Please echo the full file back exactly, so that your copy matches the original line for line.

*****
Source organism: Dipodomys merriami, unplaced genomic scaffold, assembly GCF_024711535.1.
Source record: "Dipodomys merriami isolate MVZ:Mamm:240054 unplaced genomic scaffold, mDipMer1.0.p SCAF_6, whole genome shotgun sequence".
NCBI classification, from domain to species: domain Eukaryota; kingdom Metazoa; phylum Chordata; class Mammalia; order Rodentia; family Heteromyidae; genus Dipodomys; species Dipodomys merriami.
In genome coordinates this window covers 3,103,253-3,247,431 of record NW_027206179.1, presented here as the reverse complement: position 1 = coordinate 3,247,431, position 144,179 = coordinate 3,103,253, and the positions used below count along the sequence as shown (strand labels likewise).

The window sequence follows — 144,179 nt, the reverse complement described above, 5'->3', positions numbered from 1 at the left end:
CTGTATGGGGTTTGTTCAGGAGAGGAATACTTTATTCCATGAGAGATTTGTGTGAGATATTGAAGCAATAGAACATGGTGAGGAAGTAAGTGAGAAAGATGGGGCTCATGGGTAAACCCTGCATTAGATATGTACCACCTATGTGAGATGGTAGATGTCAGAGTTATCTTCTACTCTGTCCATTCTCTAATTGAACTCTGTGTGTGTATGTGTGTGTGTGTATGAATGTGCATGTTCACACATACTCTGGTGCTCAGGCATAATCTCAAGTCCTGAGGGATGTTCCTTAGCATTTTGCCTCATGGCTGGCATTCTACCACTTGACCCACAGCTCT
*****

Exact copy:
Source organism: Dipodomys merriami, unplaced genomic scaffold, assembly GCF_024711535.1.
Source record: "Dipodomys merriami isolate MVZ:Mamm:240054 unplaced genomic scaffold, mDipMer1.0.p SCAF_6, whole genome shotgun sequence".
NCBI classification, from domain to species: domain Eukaryota; kingdom Metazoa; phylum Chordata; class Mammalia; order Rodentia; family Heteromyidae; genus Dipodomys; species Dipodomys merriami.
In genome coordinates this window covers 3,103,253-3,247,431 of record NW_027206179.1, presented here as the reverse complement: position 1 = coordinate 3,247,431, position 144,179 = coordinate 3,103,253, and the positions used below count along the sequence as shown (strand labels likewise).

The window sequence follows — 144,179 nt, the reverse complement described above, 5'->3', positions numbered from 1 at the left end:
CTGTATGGGGTTTGTTCAGGAGAGGAATACTTTATTCCATGAGAGATTTGTGTGAGATATTGAAGCAATAGAACATGGTGAGGAAGTAAGTGAGAAAGATGGGGCTCATGGGTAAACCCTGCATTAGATATGTACCACCTATGTGAGATGGTAGATGTCAGAGTTATCTTCTACTCTGTCCATTCTCTAATTGAACTCTGTGTGTGTATGTGTGTGTGTGTATGAATGTGCATGTTCACACATACTCTGGTGCTCAGGCATAATCTCAAGTCCTGAGGGATGTTCCTTAGCATTTTGCCTCATGGCTGGCATTCTACCACTTGACCCACAGCTCT